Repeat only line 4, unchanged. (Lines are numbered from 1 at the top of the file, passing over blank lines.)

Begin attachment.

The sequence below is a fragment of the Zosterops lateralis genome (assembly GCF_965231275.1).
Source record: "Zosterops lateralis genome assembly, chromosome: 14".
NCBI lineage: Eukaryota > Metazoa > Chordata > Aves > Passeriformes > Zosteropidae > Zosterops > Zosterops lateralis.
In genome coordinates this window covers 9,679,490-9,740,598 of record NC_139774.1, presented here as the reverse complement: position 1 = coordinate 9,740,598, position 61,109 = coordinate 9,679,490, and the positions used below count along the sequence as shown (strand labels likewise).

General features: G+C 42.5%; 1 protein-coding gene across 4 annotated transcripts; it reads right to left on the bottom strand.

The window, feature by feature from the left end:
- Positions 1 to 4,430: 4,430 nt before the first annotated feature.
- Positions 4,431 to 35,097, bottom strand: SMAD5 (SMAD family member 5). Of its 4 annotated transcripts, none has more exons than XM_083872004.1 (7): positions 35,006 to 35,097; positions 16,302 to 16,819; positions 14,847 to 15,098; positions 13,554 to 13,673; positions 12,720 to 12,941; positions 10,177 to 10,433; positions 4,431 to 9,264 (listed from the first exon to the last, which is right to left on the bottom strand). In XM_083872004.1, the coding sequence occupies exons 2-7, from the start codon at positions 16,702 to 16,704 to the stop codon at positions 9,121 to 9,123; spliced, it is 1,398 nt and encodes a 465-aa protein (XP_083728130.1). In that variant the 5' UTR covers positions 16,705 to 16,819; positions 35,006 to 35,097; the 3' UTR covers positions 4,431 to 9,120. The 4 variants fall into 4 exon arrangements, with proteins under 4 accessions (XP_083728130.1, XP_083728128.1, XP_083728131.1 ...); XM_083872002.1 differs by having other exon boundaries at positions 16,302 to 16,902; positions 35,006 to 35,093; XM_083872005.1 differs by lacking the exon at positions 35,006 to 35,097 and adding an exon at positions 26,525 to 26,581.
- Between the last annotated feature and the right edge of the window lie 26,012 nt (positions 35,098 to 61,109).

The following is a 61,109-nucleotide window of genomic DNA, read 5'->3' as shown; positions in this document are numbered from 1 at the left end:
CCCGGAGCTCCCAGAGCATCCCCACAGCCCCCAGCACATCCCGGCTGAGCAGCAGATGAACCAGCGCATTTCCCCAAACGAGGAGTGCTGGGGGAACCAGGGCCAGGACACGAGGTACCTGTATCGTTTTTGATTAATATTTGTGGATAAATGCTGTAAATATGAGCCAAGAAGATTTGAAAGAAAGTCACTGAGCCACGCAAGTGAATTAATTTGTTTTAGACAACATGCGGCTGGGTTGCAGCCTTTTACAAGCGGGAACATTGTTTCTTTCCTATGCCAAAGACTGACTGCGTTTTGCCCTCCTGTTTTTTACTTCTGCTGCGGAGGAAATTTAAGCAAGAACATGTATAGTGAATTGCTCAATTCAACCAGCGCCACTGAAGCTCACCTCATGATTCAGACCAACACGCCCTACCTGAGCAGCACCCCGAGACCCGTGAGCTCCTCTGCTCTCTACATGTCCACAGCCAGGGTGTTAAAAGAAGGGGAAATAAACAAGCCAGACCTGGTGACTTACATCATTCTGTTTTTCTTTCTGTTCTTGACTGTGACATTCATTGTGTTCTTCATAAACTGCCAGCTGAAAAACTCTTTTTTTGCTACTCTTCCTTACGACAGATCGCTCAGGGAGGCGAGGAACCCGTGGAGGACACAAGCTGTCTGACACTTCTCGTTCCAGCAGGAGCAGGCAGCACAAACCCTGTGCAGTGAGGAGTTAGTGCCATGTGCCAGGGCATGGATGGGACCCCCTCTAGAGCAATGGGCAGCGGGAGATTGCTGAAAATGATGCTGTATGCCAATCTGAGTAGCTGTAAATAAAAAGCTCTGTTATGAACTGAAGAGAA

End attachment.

In genome coordinates this window covers 9,679,490-9,740,598 of record NC_139774.1, presented here as the reverse complement: position 1 = coordinate 9,740,598, position 61,109 = coordinate 9,679,490, and the positions used below count along the sequence as shown (strand labels likewise).